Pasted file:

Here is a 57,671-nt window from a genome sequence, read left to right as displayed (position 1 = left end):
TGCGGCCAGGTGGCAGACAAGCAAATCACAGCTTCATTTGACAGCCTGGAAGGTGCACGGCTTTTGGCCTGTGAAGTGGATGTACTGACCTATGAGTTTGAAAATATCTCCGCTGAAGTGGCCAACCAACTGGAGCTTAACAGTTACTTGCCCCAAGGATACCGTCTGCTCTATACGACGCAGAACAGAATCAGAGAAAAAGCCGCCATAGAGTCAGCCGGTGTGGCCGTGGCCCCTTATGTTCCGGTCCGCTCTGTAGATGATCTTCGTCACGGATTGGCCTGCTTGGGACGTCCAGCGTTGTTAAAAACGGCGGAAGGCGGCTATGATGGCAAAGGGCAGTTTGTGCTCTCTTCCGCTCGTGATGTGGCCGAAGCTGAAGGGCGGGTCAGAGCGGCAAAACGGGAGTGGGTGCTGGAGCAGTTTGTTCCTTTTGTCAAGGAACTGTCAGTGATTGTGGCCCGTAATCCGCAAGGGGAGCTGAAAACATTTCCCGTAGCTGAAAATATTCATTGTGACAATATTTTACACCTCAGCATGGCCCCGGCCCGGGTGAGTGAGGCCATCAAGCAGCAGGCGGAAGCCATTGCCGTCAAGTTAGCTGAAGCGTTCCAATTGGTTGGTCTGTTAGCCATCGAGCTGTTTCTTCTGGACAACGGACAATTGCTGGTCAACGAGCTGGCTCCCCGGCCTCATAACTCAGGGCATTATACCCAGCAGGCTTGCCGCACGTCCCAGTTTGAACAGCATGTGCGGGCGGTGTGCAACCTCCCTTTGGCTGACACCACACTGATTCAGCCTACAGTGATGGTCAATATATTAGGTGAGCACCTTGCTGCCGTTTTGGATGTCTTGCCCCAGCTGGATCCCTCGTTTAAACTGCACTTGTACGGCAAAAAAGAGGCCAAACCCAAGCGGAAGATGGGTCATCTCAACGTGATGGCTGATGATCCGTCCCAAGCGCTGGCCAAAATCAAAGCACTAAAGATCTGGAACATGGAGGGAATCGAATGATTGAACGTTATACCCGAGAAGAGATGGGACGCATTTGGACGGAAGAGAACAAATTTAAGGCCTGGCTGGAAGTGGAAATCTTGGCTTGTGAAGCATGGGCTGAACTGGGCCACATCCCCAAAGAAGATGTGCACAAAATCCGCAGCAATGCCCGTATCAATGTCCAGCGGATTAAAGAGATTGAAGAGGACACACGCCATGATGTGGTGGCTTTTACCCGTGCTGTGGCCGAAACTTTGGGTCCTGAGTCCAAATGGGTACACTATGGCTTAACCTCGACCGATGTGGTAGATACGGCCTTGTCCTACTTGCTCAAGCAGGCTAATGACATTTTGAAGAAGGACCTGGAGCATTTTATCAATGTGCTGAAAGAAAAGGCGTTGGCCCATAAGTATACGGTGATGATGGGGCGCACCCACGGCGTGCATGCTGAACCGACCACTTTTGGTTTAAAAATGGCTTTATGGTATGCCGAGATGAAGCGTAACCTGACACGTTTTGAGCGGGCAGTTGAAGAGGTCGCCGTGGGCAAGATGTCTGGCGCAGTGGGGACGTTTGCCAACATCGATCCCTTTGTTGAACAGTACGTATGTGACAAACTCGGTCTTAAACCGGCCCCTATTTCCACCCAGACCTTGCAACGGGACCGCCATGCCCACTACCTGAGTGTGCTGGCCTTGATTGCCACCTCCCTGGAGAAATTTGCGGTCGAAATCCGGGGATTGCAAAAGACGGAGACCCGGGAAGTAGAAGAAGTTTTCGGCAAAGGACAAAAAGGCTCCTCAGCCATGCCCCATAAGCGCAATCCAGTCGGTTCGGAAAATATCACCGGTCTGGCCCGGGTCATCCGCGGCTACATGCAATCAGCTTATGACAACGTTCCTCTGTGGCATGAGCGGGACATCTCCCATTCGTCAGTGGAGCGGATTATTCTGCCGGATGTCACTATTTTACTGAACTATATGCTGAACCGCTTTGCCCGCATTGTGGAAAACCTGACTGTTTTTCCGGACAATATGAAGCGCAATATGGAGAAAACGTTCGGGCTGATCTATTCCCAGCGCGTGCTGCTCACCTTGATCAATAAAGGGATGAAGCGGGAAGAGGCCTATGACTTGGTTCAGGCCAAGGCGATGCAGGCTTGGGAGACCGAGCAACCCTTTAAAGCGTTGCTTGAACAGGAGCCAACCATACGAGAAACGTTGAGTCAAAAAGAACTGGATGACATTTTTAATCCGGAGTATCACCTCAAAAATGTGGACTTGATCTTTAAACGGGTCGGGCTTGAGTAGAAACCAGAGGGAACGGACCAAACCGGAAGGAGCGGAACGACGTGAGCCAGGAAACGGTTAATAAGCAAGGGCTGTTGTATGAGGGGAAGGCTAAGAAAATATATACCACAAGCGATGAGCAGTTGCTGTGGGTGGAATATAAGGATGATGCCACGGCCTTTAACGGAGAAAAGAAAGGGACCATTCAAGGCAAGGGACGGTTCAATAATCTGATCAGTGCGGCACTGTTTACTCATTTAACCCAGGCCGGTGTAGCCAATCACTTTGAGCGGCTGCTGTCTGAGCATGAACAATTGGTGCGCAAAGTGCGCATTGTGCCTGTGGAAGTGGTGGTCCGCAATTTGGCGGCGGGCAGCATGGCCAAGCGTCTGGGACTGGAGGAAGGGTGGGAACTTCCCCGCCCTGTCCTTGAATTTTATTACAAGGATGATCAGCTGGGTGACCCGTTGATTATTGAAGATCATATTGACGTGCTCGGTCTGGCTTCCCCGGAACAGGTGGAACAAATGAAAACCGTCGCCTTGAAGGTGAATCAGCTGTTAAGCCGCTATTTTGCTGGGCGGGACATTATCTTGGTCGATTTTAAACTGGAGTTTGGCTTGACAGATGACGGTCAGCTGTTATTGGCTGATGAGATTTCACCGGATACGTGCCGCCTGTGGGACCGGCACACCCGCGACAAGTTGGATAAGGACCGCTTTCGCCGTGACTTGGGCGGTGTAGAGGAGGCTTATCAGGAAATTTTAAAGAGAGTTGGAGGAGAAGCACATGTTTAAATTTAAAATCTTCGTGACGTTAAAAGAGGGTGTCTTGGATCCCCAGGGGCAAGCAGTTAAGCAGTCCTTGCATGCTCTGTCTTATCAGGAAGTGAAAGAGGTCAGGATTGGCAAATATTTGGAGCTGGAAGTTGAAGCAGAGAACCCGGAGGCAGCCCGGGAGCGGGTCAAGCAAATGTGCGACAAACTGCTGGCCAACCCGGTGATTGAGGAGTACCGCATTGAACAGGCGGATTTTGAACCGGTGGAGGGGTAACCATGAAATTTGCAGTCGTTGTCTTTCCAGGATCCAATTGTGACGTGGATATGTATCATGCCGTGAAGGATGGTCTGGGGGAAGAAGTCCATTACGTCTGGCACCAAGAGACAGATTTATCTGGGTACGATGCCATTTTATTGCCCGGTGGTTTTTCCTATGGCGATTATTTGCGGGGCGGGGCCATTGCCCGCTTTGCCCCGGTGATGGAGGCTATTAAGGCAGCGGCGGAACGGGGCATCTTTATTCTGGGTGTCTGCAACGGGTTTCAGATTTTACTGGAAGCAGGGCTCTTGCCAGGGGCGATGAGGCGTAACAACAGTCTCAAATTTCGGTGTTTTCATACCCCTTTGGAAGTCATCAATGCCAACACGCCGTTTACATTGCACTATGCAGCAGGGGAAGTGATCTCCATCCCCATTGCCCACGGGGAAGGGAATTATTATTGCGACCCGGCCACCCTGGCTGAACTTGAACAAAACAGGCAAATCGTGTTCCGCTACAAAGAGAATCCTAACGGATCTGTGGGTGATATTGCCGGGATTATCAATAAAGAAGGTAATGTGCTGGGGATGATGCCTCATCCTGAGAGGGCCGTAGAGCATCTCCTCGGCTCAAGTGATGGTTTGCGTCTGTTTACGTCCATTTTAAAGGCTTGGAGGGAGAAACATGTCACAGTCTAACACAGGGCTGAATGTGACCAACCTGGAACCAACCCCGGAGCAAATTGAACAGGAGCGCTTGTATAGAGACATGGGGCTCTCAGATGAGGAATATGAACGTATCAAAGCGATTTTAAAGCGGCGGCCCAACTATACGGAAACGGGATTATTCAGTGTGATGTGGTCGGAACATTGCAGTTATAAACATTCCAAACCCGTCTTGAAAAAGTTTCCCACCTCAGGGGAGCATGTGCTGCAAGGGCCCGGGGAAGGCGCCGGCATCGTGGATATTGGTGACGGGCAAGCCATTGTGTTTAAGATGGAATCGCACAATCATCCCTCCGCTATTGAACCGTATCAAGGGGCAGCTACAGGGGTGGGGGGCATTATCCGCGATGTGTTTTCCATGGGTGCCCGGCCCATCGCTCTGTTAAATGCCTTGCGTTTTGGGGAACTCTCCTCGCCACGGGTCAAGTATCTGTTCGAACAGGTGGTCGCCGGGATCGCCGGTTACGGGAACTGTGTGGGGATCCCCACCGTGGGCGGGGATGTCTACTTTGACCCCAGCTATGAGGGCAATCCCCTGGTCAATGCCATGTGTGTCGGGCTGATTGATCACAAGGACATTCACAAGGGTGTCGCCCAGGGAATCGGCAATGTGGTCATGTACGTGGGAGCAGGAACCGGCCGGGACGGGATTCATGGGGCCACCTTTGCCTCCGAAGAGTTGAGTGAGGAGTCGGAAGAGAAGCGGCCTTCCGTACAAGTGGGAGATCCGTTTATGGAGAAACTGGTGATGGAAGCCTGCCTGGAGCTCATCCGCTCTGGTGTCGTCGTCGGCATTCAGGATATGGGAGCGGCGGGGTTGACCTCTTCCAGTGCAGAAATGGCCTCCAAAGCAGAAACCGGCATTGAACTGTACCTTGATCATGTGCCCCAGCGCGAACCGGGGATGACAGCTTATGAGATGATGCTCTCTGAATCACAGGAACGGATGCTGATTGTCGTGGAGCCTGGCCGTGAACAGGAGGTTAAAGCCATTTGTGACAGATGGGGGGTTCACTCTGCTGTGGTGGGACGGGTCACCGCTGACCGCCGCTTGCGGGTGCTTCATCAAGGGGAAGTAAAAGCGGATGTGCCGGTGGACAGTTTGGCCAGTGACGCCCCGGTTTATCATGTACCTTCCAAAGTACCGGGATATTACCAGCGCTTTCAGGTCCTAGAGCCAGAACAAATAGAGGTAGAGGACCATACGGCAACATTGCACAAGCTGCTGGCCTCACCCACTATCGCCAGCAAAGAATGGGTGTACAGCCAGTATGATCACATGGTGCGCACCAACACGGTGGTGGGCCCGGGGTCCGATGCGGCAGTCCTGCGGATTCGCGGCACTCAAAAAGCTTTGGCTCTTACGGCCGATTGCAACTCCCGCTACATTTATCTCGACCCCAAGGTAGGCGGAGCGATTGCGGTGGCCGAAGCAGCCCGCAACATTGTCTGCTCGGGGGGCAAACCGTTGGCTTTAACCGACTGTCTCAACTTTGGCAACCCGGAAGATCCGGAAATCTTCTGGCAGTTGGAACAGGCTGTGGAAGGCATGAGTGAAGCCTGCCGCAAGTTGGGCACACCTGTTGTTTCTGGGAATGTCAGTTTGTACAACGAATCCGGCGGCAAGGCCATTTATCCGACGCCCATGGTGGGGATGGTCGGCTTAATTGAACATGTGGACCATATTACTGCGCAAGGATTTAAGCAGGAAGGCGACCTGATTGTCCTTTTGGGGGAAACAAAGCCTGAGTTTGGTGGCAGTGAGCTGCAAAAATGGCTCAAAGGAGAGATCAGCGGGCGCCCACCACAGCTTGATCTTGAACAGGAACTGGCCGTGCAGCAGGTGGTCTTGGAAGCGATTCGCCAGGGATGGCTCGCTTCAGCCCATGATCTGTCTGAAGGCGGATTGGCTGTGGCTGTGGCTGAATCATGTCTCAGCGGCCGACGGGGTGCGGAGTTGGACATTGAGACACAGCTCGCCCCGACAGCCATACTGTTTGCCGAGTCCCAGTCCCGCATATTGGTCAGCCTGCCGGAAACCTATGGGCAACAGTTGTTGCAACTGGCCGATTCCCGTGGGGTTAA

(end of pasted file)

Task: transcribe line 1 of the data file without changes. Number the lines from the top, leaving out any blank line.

Here is a 57,671-nt window from a genome sequence, read left to right as displayed (position 1 = left end):